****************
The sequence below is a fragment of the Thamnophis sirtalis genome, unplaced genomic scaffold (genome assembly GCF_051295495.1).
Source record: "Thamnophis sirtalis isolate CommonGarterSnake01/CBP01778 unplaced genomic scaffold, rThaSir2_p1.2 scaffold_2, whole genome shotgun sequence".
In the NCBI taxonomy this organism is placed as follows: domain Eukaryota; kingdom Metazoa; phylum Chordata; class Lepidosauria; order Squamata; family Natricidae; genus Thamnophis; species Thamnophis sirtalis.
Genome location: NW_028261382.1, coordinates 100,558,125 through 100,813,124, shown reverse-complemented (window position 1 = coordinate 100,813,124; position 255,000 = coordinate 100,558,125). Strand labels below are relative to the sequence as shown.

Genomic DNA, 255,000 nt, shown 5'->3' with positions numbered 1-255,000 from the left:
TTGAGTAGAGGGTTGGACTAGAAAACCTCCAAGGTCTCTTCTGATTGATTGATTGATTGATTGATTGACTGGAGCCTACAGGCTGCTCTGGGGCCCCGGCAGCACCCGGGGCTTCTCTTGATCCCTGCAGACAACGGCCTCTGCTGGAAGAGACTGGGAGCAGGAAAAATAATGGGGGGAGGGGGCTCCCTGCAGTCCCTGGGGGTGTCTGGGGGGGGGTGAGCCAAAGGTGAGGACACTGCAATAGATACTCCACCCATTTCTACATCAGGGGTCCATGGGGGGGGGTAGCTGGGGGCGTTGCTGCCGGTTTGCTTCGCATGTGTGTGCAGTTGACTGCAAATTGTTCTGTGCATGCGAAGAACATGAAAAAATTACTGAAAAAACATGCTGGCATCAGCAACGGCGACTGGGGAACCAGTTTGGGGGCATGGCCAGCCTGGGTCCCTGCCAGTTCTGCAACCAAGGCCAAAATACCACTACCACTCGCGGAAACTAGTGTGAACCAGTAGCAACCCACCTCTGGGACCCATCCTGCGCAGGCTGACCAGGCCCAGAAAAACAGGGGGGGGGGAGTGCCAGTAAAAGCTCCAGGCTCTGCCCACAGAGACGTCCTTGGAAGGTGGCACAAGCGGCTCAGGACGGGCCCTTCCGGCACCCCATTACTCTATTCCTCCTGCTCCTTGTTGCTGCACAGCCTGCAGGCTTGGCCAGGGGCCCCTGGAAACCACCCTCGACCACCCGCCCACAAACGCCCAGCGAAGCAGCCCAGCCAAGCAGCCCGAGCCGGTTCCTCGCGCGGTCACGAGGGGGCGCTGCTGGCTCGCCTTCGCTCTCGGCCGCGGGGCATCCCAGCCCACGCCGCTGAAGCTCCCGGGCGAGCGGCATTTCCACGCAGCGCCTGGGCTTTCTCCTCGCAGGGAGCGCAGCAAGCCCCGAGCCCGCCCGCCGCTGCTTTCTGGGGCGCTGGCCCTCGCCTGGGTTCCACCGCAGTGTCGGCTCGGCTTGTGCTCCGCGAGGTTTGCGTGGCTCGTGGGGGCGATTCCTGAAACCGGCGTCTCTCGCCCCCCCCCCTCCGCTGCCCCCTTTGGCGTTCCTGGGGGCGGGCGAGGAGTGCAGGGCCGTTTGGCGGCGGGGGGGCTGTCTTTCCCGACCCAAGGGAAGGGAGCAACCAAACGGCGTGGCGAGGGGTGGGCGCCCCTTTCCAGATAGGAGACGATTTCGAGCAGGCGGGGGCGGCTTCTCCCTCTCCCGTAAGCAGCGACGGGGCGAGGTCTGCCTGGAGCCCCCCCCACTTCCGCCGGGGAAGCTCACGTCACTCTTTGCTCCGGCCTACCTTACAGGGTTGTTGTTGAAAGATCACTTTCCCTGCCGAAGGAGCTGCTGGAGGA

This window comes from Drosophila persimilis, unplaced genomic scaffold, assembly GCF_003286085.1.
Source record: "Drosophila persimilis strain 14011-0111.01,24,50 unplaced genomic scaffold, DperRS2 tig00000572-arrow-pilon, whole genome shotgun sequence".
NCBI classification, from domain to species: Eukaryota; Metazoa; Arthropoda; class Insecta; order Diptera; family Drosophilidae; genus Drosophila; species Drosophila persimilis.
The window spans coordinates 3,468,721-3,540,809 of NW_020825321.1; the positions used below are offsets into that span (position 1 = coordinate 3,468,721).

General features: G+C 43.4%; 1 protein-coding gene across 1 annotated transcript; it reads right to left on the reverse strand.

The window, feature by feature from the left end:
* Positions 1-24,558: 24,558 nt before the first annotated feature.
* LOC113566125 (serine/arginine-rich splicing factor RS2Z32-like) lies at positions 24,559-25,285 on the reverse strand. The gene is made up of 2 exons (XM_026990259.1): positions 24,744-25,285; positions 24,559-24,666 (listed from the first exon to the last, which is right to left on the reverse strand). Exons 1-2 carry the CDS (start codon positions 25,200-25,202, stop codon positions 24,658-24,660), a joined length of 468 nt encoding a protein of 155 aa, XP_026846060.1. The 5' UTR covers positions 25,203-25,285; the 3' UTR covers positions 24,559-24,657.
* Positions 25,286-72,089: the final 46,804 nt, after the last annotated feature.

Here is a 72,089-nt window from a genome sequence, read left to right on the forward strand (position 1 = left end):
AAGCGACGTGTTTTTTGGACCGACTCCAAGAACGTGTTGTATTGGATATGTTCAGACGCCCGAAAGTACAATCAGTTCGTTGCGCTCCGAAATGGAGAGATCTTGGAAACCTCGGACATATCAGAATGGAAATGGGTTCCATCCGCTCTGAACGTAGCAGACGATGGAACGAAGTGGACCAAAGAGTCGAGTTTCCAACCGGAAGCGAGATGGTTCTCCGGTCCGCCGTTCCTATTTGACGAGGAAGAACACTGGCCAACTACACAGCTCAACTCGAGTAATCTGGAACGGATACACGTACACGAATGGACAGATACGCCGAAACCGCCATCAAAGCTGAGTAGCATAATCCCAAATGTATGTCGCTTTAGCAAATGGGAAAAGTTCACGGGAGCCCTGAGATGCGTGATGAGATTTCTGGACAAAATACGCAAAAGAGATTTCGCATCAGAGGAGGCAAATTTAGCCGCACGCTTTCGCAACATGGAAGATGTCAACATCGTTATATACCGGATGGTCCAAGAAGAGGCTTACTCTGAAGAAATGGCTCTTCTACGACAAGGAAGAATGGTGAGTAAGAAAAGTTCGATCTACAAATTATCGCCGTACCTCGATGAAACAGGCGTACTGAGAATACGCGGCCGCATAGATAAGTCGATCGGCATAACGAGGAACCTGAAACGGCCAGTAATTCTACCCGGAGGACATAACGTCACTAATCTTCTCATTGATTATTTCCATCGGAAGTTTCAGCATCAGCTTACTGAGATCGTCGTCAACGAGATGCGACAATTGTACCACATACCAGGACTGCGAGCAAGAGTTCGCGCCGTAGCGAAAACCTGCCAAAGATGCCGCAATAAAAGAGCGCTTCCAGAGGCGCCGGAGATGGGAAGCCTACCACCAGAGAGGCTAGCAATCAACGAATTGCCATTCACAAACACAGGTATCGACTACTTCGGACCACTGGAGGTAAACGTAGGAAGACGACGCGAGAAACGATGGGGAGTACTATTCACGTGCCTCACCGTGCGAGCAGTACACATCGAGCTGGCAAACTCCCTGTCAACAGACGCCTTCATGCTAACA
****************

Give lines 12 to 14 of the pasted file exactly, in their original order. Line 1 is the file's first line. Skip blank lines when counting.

The window, feature by feature from the left end:
* Positions 1-24,558: 24,558 nt before the first annotated feature.
* LOC113566125 (serine/arginine-rich splicing factor RS2Z32-like) lies at positions 24,559-25,285 on the reverse strand. The gene is made up of 2 exons (XM_026990259.1): positions 24,744-25,285; positions 24,559-24,666 (listed from the first exon to the last, which is right to left on the reverse strand). Exons 1-2 carry the CDS (start codon positions 25,200-25,202, stop codon positions 24,658-24,660), a joined length of 468 nt encoding a protein of 155 aa, XP_026846060.1. The 5' UTR covers positions 25,203-25,285; the 3' UTR covers positions 24,559-24,657.